The Gold Standard as a `Good Housekeeping Seal of Approval'

39 Pages Posted: 14 Jul 2000 Last revised: 24 Sep 2010

See all articles by Michael D. Bordo

Michael D. Bordo

Rutgers University, New Brunswick - Department of Economics; National Bureau of Economic Research (NBER)

Hugh Rockoff

Newark College of Arts & Sciences - Department of Economics; National Bureau of Economic Research (NBER)

Date Written: November 1995

Abstract

In this paper we argue that adherence to the gold standard rule of convertibility of national currencies into a fixed weight of gold served as a `good housekeeping seal of approval' which facilitated access by peripheral countries to foreign capital from the core countries of western Europe. We survey the historical background of gold standard adherence in the period 1870-1914 by nine important peripheral countries. The sample includes the full range of commitment to the gold standard from continuous adherence, through intermittent adherence, to non-adherence. Evidence on the pattern of long-term government bond yields suggests that long-term commitment to the gold standard mattered even when bonds were denominated in gold: countries that remained on gold throughout the classical era were charged lower rates than countries that had a mixed record of adherence. Estimation of a model analogous to the CAPM, using the differential between peripheral country rates and UK rates augmented by a list of `fundamentals' and a dummy variable to capture gold standard adherence, reveals that capital markets attached significant weight to gold standard adherence. Countries with poor adherence records were charged considerably more than those with good records, enough to explain the determined effort to stay on gold made by a number of capital importing countries.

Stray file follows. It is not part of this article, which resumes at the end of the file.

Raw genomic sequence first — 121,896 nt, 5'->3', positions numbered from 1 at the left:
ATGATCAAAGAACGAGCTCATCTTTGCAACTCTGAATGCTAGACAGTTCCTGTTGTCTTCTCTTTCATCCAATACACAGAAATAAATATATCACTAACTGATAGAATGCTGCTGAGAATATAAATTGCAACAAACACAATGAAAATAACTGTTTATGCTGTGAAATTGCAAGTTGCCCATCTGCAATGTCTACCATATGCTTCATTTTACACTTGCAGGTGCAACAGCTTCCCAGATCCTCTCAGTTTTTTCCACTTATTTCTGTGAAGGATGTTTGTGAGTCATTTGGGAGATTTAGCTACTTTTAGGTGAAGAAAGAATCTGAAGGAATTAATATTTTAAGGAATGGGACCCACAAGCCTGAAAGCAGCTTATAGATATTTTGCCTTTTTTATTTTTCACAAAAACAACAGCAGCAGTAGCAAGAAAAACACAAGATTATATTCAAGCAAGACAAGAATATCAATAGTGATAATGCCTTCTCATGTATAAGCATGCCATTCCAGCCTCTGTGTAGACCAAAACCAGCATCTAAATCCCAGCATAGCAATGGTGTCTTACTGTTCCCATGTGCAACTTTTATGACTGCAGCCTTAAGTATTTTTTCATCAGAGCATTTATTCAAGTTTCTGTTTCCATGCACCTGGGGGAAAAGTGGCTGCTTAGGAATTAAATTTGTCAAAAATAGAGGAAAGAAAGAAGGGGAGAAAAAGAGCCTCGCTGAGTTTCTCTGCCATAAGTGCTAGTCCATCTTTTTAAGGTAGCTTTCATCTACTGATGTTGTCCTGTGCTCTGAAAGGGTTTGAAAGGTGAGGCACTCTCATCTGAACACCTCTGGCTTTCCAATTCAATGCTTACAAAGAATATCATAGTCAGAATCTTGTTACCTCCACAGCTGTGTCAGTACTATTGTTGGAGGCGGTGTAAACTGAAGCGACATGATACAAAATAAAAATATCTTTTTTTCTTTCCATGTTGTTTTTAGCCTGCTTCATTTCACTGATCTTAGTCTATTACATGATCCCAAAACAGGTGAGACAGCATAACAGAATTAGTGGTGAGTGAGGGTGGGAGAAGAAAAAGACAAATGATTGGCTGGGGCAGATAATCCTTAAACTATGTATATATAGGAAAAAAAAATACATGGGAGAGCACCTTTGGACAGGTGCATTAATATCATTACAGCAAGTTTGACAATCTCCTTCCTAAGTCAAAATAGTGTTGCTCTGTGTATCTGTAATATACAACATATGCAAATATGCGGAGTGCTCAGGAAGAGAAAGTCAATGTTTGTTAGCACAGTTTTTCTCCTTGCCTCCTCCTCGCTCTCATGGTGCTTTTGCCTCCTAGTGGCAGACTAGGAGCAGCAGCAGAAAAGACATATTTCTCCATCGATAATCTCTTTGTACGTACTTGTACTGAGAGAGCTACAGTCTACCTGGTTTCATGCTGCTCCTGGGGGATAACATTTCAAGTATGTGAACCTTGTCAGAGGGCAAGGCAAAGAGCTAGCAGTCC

Suggested Citation

Bordo, Michael D. and Rockoff, Hugh T., The Gold Standard as a `Good Housekeeping Seal of Approval' (November 1995). NBER Working Paper No. w5340. Available at SSRN: https://ssrn.com/abstract=225404

Michael D. Bordo (Contact Author)

Rutgers University, New Brunswick - Department of Economics ( email )

New Brunswick, NJ
United States

National Bureau of Economic Research (NBER) ( email )

1050 Massachusetts Avenue
Cambridge, MA 02138
United States

Hugh T. Rockoff

Newark College of Arts & Sciences - Department of Economics ( email )

360 ML King Jr. Blvd.
Newark, NJ 07102
United States
732-932-7857 (Phone)
732-932-7416 (Fax)

National Bureau of Economic Research (NBER)

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Cambridge, MA 02138
United States

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